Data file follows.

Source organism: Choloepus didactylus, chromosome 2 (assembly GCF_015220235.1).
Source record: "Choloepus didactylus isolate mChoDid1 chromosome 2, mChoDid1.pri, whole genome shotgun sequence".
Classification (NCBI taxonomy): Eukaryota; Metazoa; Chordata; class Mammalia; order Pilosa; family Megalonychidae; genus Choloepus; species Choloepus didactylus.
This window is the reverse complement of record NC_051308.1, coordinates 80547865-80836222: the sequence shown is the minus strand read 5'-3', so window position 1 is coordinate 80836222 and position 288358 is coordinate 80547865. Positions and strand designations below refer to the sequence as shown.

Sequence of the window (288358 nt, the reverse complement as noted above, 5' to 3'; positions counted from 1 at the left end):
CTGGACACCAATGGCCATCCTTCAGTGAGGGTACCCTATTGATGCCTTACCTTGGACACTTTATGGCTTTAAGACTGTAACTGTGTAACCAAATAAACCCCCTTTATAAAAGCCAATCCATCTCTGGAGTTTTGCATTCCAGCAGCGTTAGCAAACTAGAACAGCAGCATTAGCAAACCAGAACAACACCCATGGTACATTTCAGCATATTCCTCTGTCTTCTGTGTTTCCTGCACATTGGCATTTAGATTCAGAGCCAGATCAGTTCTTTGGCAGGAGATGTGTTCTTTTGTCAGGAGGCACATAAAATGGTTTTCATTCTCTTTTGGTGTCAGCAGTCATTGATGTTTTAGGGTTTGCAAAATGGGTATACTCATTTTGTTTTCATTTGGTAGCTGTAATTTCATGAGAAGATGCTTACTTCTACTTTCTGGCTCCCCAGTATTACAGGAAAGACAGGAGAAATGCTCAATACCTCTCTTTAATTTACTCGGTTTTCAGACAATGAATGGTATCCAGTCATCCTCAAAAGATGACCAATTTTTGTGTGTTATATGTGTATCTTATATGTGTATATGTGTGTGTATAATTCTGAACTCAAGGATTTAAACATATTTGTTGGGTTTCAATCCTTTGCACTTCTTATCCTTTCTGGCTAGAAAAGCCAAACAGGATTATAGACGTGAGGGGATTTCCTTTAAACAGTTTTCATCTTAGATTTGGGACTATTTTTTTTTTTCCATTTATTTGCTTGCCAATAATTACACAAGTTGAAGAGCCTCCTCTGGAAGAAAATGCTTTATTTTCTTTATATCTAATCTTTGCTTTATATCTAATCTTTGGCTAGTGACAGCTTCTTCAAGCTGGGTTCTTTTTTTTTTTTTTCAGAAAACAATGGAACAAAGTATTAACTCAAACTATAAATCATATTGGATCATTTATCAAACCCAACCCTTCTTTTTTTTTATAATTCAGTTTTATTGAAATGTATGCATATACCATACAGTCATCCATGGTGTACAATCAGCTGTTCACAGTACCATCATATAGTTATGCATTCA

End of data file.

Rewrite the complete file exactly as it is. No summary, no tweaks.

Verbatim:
Source organism: Choloepus didactylus, chromosome 2 (assembly GCF_015220235.1).
Source record: "Choloepus didactylus isolate mChoDid1 chromosome 2, mChoDid1.pri, whole genome shotgun sequence".
Classification (NCBI taxonomy): Eukaryota; Metazoa; Chordata; class Mammalia; order Pilosa; family Megalonychidae; genus Choloepus; species Choloepus didactylus.
This window is the reverse complement of record NC_051308.1, coordinates 80547865-80836222: the sequence shown is the minus strand read 5'-3', so window position 1 is coordinate 80836222 and position 288358 is coordinate 80547865. Positions and strand designations below refer to the sequence as shown.

Sequence of the window (288358 nt, the reverse complement as noted above, 5' to 3'; positions counted from 1 at the left end):
CTGGACACCAATGGCCATCCTTCAGTGAGGGTACCCTATTGATGCCTTACCTTGGACACTTTATGGCTTTAAGACTGTAACTGTGTAACCAAATAAACCCCCTTTATAAAAGCCAATCCATCTCTGGAGTTTTGCATTCCAGCAGCGTTAGCAAACTAGAACAGCAGCATTAGCAAACCAGAACAACACCCATGGTACATTTCAGCATATTCCTCTGTCTTCTGTGTTTCCTGCACATTGGCATTTAGATTCAGAGCCAGATCAGTTCTTTGGCAGGAGATGTGTTCTTTTGTCAGGAGGCACATAAAATGGTTTTCATTCTCTTTTGGTGTCAGCAGTCATTGATGTTTTAGGGTTTGCAAAATGGGTATACTCATTTTGTTTTCATTTGGTAGCTGTAATTTCATGAGAAGATGCTTACTTCTACTTTCTGGCTCCCCAGTATTACAGGAAAGACAGGAGAAATGCTCAATACCTCTCTTTAATTTACTCGGTTTTCAGACAATGAATGGTATCCAGTCATCCTCAAAAGATGACCAATTTTTGTGTGTTATATGTGTATCTTATATGTGTATATGTGTGTGTATAATTCTGAACTCAAGGATTTAAACATATTTGTTGGGTTTCAATCCTTTGCACTTCTTATCCTTTCTGGCTAGAAAAGCCAAACAGGATTATAGACGTGAGGGGATTTCCTTTAAACAGTTTTCATCTTAGATTTGGGACTATTTTTTTTTTTCCATTTATTTGCTTGCCAATAATTACACAAGTTGAAGAGCCTCCTCTGGAAGAAAATGCTTTATTTTCTTTATATCTAATCTTTGCTTTATATCTAATCTTTGGCTAGTGACAGCTTCTTCAAGCTGGGTTCTTTTTTTTTTTTTTCAGAAAACAATGGAACAAAGTATTAACTCAAACTATAAATCATATTGGATCATTTATCAAACCCAACCCTTCTTTTTTTTTATAATTCAGTTTTATTGAAATGTATGCATATACCATACAGTCATCCATGGTGTACAATCAGCTGTTCACAGTACCATCATATAGTTATGCATTCA